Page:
Two new studies by the same British research team may help to clarify how acute kidney injury (AKI) influences progression of chronic kidney disease (CKD), according to reports presented at the European Renal Association-European Dialysis and Transplant Association 53rd Congress in Vienna.

Researchers led by Nicholas M. Selby, MD, of Royal Derby Hospital in Derby, UK, presented 3-year outcomes from pilot studies preceding the AKI Risk in Derby (ARID) study, a prospective case-control study in a generalized hospitalized population. One pilot study looked at post-AKI risk factors for CKD progression and found that male gender, diabetes, and decline in renal function at 3 months independently predicted an increased likelihood of CKD progression at 3 years. The other study demonstrated that even mild episodes of AKI are associated with CKD progression, although few patients reach end-stage renal disease within 3 years.

The risk factor study included 194 patients with a median age of 71 years and mean baseline estimated glomerular filtration rate (eGFR) of 62.6 mL/min/1.73 m2. Of these patients, 138 (71.1%) had AKI stage 1, 31 (16%) had AKI stage 2, and 25 (12.9%) had AKI stage 3. Ninety-one patients (46.9%) had pre-existing CKD and 41 (21%) had diabetes.

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At 3 years, CKD progression occurred in 39 patients (24.7%). Progressors included a significantly higher proportion of men than women (33% vs 12.5%) and a significantly higher proportion of diabetics (45.7% vs 17%). The progressors also were significantly older (74 vs 70 years).

In multivariable analysis, male gender and diabetes were independently associated with 2.9 times and 5.2 times increased odds of CKD progression at 3 years, respectively. In addition, compared with patients who had a 5.22 mL/min/1.73 m2 or greater increase in eGFR at 3 months, those who had an 8.20 mL/min/1.73 m2 or greater decrease in eGFR at 3 months had a significant 28 times increased odds of progression.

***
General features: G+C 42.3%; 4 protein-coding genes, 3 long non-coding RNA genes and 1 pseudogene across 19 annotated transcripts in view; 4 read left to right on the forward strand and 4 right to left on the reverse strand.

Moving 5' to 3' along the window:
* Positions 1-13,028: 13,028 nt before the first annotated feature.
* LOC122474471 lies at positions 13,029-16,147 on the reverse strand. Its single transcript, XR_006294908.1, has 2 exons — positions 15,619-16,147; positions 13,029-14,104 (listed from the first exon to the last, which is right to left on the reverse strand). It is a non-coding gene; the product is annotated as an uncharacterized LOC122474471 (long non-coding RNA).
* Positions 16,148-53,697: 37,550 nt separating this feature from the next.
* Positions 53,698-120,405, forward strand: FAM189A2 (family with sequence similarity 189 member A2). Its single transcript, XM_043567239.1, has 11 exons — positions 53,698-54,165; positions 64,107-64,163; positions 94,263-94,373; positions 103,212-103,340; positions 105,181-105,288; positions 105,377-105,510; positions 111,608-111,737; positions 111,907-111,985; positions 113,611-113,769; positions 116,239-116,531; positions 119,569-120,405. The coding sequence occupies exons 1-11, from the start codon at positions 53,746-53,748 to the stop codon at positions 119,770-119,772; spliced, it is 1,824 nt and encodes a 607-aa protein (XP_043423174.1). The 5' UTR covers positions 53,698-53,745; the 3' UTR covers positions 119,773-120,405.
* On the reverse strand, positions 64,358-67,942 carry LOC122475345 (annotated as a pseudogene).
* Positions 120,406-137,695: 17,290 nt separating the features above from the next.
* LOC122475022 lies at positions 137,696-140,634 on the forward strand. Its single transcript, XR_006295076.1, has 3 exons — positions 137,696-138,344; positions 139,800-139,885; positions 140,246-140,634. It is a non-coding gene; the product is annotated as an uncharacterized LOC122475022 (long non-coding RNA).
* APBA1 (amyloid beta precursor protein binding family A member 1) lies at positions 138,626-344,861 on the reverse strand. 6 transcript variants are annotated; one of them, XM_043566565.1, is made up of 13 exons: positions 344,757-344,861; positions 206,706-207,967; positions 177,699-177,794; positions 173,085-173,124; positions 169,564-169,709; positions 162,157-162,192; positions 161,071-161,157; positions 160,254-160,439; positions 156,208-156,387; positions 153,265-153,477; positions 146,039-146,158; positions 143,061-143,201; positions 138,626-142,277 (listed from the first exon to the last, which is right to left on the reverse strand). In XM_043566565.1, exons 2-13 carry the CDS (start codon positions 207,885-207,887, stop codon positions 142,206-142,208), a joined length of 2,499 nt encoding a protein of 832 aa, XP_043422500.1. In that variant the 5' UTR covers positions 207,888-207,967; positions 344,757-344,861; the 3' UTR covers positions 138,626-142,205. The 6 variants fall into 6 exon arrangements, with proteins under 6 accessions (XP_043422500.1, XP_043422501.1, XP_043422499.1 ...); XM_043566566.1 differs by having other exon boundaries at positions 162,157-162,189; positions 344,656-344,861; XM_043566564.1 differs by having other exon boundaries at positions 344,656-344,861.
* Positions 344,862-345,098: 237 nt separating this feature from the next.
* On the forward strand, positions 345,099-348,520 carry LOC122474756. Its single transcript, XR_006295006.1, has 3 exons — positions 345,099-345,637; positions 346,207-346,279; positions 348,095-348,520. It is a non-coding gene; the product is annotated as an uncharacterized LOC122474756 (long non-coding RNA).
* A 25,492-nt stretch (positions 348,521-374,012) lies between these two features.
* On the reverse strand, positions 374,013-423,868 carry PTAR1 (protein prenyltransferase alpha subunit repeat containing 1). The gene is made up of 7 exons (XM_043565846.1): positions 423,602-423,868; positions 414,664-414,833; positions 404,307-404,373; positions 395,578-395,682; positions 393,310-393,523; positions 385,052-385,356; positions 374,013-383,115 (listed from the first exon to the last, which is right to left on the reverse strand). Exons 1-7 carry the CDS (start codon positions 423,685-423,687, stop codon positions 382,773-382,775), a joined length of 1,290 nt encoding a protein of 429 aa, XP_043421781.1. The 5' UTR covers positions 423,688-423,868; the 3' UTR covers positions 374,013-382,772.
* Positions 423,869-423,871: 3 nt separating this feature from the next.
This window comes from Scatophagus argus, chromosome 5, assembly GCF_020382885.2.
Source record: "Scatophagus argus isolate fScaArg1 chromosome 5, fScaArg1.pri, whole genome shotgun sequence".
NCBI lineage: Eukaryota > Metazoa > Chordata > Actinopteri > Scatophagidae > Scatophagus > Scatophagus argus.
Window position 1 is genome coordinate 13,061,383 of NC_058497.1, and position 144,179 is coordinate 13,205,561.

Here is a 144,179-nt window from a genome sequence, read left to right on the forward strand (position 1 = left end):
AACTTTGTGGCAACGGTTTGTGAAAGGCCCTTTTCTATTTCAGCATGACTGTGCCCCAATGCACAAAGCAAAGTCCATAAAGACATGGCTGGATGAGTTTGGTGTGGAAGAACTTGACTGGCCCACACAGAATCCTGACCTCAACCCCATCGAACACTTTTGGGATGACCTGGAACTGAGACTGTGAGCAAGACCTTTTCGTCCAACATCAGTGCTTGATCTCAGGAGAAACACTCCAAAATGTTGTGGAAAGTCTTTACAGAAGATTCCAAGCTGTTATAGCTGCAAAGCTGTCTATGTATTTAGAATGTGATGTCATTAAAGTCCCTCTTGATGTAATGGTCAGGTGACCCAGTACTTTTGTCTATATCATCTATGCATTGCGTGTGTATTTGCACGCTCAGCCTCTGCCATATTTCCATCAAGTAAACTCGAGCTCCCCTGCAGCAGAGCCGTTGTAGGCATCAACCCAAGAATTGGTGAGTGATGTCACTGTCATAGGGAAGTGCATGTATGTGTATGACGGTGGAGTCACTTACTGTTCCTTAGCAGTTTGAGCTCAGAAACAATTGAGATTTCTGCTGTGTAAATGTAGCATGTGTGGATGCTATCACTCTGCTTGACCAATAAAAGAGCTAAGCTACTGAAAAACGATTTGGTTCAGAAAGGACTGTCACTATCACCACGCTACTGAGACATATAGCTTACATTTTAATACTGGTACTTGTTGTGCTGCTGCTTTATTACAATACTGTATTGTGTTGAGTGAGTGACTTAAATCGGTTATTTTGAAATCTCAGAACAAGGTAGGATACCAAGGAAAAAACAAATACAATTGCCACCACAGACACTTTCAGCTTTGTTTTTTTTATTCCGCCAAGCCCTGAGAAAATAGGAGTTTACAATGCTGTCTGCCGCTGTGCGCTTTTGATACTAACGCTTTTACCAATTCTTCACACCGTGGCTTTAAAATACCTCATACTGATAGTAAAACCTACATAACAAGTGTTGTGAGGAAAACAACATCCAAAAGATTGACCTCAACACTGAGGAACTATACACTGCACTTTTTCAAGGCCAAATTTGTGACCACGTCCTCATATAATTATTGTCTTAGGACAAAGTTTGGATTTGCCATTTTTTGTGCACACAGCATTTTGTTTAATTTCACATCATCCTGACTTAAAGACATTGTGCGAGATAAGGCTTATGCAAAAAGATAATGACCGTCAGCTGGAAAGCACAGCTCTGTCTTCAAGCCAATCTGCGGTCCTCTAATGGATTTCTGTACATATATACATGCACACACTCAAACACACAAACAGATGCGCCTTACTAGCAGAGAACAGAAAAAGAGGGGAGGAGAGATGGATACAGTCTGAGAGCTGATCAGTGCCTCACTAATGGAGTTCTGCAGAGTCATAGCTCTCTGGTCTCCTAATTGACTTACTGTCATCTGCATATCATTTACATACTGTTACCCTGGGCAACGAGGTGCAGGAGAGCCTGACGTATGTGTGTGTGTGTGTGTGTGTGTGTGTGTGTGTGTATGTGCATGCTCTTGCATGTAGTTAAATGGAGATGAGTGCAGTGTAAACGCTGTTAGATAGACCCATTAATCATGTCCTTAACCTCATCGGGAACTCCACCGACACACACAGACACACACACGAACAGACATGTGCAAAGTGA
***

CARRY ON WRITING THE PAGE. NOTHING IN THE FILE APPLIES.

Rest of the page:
Results also showed that recurrent AKI was associated with ongoing CKD progression.

Dr Selby and his colleagues concluded that non-recovery of renal function at 3 months is an important predictor of CKD progression and evaluation at 3 months could be a useful time point as which to perform a patient risk assessment.

For the other study, Dr Selby’s team identified hospitalized patients with AKI (cases) and without AKI (controls) and matched 300 case-control pairs according to age and baseline eGFR stage. Of the 300 cases, 70%, 16%, and 14% had AKI stage 1, 2, and 3, respectively. The mean eGFR was significantly lower in the AKI group than controls at 3 and 12 months and 3 years. CKD progression was significantly more common in the AKI group than controls at 3 years (23.8% vs 6.8%). The researchers observed the same trend when only pairs with stage 1 AKI were examined: CKD progression at 3 years occurred in 23% of cases compared with 8.2% of controls.

AKI occurred significantly more frequently in the AKI than control group during the 3-year follow-up. The investigators observed no significant difference in the proportion of cases and controls experiencing CKD progression between 3 months and 3 years.

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Proteinuria and albuminuria occurred significantly more frequently in the AKI group than the control group. At 3 years, 50.7% of cases had albuminuria versus 21.1% of controls. The median albumin-creatinine ratio was significantly higher in the AKI patients at 3 years (1.8 vs 0.9 mg/mmol).

Only 2 patients in the AKI group (1.3%) and 3 in the control arm (2%) progressed to a pre-defined renal endpoint (requirement for renal replacement therapy, eGFR less than 15 mL/min/1.73 m2, or doubling of serum creatinine). In addition, 20 AKI patients (13.3%) died compared with 16 (10.7%) in the control group. These between-group differences were not statistically significant.